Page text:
I'm wrong"... The research community is an adept group of professional,
serious, and respectable men and women who all possess a high proficiency at
brilliant (and sometimes, not-so-brilliant) counter-arguments for virtually
any and all subjects and theories even remotely related to the JFK
murder. This point/ counterpoint tendency is a cancer in the community -
as Reverend Jesse Jackson said, this is the "paralysis of analysis."
Think about all of this - the general public, while feeling and/or believing
in a conspiracy, lives in a country that does not acknowledge conspiracy as
a legal, historical fact (irony number one) and the publics reactions is...
indifference. Why? Because of the research community (irony number two)!
With so many jumbled facts, factoids, suppositions, and theories, and so many
different books, articles, and television programs announcing the "final solution"
to the "crime of the century", is it any wonder what the ultimate result of this
lack of consensual agreement is?
A typical average citizen: "I believe there was a conspiracy, but the government
says that Oswald did it. These researchers tell us it could be anybody from the
mafia to a demented limousine driver, so...how about that Dallas Cowboys game?"
(irony number three)
So, where does this leave the research community (who I have no doubt offended --
hey, nothing personal -- I'm a member)? Now that thirty years have passed, and
two government investigations have left us unsatisfied, it is time for a new approach
-- While a legal case for criminal conspiracy is (presently) unattainable, a strong
case for willful misconduct can be made!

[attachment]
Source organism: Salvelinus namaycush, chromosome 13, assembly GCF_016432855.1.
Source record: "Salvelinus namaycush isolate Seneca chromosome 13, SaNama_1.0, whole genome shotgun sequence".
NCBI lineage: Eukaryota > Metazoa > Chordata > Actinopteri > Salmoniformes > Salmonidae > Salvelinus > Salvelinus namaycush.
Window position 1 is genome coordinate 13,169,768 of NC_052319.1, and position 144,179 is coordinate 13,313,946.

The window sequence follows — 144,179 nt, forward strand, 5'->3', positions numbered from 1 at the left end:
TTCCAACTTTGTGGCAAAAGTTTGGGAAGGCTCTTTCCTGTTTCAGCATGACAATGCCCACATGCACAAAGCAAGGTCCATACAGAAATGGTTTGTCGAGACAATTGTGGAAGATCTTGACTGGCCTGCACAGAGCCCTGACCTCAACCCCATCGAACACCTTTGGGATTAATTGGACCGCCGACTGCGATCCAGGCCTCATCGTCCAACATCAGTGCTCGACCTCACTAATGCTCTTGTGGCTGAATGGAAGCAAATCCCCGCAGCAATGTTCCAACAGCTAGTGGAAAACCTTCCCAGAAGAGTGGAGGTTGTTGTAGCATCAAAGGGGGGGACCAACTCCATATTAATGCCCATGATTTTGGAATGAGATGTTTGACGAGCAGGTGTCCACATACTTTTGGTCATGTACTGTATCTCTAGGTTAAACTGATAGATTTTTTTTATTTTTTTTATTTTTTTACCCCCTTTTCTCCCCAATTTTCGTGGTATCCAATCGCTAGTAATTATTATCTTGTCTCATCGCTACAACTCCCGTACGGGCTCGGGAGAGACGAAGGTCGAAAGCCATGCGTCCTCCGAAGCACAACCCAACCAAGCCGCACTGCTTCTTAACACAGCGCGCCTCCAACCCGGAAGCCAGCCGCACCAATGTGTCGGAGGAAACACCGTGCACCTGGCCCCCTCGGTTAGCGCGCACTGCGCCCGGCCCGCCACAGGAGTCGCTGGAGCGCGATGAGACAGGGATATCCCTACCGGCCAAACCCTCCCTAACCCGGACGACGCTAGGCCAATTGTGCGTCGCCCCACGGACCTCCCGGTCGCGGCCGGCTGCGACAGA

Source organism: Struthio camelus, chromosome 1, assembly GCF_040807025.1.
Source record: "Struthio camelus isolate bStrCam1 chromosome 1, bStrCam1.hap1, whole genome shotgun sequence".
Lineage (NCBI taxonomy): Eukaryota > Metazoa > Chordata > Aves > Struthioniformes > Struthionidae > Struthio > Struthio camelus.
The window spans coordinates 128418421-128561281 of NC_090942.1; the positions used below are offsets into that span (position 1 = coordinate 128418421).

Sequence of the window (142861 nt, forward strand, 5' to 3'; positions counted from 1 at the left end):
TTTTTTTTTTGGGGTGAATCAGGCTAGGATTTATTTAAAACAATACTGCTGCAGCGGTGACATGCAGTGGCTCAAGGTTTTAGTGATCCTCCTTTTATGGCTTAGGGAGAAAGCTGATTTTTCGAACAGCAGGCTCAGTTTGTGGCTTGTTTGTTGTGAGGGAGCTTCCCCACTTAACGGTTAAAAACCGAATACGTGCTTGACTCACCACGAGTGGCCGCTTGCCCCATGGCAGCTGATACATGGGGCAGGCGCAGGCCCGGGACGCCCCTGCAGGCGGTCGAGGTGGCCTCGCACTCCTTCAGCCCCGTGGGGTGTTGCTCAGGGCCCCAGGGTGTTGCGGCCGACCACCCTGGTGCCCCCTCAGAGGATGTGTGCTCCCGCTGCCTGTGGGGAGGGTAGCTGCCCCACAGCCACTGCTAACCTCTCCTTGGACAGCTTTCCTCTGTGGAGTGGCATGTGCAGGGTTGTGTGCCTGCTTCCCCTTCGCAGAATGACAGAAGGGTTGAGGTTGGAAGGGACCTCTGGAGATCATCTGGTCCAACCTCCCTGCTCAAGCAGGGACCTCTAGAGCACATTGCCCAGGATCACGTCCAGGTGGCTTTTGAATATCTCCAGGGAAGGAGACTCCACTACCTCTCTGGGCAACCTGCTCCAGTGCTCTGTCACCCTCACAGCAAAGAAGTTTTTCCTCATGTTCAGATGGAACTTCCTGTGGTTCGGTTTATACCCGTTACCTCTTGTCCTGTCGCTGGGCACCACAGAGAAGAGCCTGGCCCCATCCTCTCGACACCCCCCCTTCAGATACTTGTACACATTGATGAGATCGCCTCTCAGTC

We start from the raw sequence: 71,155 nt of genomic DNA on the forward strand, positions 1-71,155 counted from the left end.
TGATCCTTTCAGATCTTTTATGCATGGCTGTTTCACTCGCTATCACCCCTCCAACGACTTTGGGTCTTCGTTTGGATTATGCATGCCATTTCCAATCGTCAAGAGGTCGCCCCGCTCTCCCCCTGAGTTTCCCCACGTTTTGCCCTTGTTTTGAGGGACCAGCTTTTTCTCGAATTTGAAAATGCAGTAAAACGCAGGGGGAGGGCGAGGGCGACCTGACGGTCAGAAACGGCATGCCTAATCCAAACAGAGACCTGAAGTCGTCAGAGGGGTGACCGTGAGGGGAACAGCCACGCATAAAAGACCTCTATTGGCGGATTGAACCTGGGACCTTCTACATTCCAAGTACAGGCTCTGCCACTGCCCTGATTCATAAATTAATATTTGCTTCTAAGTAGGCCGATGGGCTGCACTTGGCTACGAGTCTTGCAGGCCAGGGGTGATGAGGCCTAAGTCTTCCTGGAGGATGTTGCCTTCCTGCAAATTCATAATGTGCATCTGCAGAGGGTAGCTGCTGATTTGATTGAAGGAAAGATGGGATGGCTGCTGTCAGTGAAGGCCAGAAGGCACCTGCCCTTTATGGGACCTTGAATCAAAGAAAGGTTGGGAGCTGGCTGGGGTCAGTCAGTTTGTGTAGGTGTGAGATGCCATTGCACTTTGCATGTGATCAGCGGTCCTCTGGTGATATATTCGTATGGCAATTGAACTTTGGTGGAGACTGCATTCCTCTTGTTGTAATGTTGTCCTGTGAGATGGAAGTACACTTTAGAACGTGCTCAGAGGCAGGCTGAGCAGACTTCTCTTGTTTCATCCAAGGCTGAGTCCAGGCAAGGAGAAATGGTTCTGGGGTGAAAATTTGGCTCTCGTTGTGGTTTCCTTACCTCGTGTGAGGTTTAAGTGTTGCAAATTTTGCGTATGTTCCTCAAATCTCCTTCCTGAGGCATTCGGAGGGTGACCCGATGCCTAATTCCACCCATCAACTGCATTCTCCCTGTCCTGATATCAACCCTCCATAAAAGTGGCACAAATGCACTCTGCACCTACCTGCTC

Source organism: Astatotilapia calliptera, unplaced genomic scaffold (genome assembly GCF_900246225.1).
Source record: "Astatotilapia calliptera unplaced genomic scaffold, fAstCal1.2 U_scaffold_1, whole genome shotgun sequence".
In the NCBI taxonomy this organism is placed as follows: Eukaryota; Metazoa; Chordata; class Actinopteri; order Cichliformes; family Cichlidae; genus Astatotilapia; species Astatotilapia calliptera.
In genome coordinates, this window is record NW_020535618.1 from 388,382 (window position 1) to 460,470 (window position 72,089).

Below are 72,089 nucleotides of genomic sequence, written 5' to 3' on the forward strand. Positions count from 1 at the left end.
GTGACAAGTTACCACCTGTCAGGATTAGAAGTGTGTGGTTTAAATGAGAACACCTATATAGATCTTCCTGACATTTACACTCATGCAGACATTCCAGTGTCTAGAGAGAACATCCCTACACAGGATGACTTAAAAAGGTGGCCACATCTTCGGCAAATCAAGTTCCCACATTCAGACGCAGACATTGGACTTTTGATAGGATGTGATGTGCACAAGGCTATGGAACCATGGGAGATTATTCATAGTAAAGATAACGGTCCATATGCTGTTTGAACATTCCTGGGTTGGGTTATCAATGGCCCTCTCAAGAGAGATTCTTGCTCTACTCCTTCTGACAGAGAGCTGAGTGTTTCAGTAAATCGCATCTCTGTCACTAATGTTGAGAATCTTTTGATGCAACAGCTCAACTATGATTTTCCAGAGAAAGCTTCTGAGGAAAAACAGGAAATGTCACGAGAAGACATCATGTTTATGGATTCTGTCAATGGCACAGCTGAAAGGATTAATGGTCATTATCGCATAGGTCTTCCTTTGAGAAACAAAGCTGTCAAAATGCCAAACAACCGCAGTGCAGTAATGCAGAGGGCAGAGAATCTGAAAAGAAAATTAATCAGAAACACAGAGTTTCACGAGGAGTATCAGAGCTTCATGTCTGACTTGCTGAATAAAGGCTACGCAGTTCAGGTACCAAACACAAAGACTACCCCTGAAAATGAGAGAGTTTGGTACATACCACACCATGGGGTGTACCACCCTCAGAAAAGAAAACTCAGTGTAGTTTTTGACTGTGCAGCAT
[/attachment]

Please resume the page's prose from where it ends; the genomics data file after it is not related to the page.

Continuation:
Let the government have their Oswald-did-it fairy tale, let's get to work (I certainly
have). Forget Hoover's FBI (with J. Edgar long dead and a monstrous bureaucracy),
forget the CIA (if you don't believe their lies, would you dare believe their truths),
forget the Mafia (Oswald's uncle and some hearsay notwithstanding)...the Secret
Service were ultimately responsible for JFK (in life and in death). Look at the
following list for confirmation of the need to approach this case from a fresh
angle -- the notion of a case for criminal negligence (a.k.a. willful misconduct):
1. The planning of JFK's trip to Dallas was a Secret Service task. More to
the point, contrary to "official" history, the Secret Service was responsible
for both the publication and the hazardous change of the motorcade route
(11/18 - 11/19/63).
2. The bubbletop's removal was a Secret Service decision.
3. The removal of agents from JFK's limousine was a Secret Service decision.
4. The Secret Service knew about several mortal threats to JFK's life made
merely days before Dallas (Hoover did relay some threats after all).